However, it was his next project which was to really cement his name in the real estate business. Where the Grand Hyatt had been a refurbishing project, his purchase of the Bonwit Teller building at the corner of 5th Avenue and 56th Street was to be a complete demolition and rebuild project. He had once called this building the most “prime piece of real estate in Manhattan” and whilst no-one thought he could acquire it, in 1980 he did just that, demolishing the existing art deco building, despite promising several architectural motifs and statues to the Metropolitan Museum of Art.


Quote: Around this time Donald was interviewed by NBC’s Rona Barrett on a show called Rona Barrett Looks at Today’s Super Rich. She asked him,

R: “Do you think that the acquisition of wealth is an absolute aphrodisiac?”

To which he replied,

D: “No. Not at all. In fact, I think in many cases it creates problems that you normally wouldn’t have”


The new building was to become the iconic Trump Towers building and during its construction Donald worked on the marking and PR for the project doing countless interviews with magazines, newspapers, television shows and journalists; he even managed to secure a Vogue cover with the Trump Tower silhouette, a beautiful red-lipped woman kissing the building, and the caption “I love Trump Tower.”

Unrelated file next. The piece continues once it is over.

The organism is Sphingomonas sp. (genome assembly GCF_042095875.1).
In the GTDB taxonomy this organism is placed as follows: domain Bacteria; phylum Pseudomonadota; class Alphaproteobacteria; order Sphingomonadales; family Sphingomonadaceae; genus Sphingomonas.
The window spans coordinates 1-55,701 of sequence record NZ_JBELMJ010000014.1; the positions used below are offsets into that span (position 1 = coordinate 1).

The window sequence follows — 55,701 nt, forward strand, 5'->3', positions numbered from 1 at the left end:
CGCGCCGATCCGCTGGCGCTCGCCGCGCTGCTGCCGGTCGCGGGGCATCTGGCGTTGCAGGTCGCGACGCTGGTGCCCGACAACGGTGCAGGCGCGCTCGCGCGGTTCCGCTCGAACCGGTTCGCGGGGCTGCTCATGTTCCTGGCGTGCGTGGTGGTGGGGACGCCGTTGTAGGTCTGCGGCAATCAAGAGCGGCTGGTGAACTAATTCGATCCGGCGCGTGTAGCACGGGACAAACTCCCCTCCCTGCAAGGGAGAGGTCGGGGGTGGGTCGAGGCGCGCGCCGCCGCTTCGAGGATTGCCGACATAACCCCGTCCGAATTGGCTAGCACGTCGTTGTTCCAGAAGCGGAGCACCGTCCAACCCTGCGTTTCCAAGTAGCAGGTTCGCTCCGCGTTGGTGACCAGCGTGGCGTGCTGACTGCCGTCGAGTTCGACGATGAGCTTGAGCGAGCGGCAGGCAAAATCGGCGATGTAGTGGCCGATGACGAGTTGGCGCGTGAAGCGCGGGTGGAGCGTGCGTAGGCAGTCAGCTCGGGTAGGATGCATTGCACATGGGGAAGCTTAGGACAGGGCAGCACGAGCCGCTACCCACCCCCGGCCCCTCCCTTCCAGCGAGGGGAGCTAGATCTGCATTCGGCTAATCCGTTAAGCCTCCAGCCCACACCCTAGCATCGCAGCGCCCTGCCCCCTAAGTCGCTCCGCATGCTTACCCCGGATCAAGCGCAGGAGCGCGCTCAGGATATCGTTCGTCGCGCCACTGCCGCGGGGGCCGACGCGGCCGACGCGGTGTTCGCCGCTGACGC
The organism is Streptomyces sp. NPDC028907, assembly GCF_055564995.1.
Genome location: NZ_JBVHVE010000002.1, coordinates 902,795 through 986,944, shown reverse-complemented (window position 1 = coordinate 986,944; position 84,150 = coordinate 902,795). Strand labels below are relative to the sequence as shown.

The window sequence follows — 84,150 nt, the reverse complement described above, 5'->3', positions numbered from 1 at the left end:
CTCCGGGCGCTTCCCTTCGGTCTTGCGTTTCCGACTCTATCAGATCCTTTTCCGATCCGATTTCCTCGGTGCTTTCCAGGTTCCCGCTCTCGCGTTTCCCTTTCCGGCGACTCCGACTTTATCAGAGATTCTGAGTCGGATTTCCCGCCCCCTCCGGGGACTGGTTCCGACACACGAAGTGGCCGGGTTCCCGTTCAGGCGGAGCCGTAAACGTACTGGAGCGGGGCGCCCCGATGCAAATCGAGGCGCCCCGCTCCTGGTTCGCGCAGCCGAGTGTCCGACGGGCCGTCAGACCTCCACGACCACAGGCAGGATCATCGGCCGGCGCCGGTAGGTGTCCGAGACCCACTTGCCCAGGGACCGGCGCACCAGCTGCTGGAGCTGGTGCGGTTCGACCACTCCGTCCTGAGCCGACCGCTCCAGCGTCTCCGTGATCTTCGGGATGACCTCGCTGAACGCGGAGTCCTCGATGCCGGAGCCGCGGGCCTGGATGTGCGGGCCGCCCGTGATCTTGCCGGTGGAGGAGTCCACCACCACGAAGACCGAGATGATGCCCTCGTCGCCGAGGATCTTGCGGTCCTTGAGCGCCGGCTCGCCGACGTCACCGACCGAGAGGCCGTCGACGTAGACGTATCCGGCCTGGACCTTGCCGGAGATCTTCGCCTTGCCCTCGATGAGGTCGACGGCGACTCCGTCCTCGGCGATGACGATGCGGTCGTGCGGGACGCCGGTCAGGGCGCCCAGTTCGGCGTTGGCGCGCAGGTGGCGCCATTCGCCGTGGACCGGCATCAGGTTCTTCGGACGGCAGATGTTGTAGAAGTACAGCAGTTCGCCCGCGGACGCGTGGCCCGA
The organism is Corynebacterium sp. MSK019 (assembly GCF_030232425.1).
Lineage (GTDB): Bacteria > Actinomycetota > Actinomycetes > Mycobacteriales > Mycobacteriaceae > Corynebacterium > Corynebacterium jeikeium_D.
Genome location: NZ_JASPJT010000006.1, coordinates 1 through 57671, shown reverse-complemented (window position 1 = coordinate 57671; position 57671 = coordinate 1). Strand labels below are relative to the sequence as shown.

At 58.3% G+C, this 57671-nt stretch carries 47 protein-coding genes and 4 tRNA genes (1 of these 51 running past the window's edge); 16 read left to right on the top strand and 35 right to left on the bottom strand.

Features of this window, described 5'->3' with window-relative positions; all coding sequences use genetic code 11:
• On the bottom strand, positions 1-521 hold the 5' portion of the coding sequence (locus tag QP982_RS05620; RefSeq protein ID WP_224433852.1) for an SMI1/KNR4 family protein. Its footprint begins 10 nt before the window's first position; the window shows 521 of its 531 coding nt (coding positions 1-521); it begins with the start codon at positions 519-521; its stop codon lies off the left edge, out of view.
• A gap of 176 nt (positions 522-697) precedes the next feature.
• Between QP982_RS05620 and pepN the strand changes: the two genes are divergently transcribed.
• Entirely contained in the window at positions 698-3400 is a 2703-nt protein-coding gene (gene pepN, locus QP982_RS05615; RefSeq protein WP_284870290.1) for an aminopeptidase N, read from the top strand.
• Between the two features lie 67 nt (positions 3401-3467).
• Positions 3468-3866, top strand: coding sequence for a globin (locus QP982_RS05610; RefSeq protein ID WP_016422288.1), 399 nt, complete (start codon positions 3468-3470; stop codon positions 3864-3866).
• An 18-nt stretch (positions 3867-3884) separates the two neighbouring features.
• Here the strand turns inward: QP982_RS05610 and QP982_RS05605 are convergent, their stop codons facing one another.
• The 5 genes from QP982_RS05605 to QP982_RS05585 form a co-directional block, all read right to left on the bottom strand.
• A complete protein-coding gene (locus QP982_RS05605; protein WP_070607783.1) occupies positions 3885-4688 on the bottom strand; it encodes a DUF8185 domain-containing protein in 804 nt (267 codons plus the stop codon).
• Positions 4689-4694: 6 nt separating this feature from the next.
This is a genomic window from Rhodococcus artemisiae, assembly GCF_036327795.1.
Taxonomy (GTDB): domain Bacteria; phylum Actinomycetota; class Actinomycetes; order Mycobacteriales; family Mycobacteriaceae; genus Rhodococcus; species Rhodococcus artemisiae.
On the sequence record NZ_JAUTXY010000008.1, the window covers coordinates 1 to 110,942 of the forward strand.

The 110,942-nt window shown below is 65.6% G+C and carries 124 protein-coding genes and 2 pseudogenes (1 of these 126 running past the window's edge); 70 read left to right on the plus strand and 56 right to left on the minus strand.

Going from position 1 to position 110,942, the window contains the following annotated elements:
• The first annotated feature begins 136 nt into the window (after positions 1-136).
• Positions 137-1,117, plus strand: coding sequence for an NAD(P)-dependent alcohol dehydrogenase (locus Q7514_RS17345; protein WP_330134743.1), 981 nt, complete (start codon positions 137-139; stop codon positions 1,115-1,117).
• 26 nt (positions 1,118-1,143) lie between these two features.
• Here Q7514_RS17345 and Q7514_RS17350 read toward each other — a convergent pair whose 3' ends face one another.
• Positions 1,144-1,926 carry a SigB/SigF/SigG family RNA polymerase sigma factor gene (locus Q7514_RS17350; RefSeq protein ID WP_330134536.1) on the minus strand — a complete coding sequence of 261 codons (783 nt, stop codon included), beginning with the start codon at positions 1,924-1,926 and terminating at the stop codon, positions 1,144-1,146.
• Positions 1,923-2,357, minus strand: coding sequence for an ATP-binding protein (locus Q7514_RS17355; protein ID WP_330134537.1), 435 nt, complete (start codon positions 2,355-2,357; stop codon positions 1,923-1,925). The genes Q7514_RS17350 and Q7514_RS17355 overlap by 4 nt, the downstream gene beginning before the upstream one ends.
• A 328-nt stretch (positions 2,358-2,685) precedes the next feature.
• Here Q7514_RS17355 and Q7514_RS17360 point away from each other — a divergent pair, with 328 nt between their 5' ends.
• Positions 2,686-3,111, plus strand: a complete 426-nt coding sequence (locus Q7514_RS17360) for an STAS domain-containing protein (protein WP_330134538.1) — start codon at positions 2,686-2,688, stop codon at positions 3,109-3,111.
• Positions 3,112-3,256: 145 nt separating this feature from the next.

The building was completed in 1983 with a grand gala opening and huge press coverage which claimed that per square foot, Trump Tower was the most expensive building in Manhattan with its expanse of gold, glittering chandeliers and waterfall features. Despite the huge success of the building, Donald immediately began to pursue another tax relief for Trump Towers, which NY Mayor Koch had been vehemently blocking. Donald employed infamous New York attorney Roy Cohn who had connections in many societal groups including the mafia, to sue the City of New York and in an unprecedented result, Donald won a $74million tax break in 1984 for Trump Towers.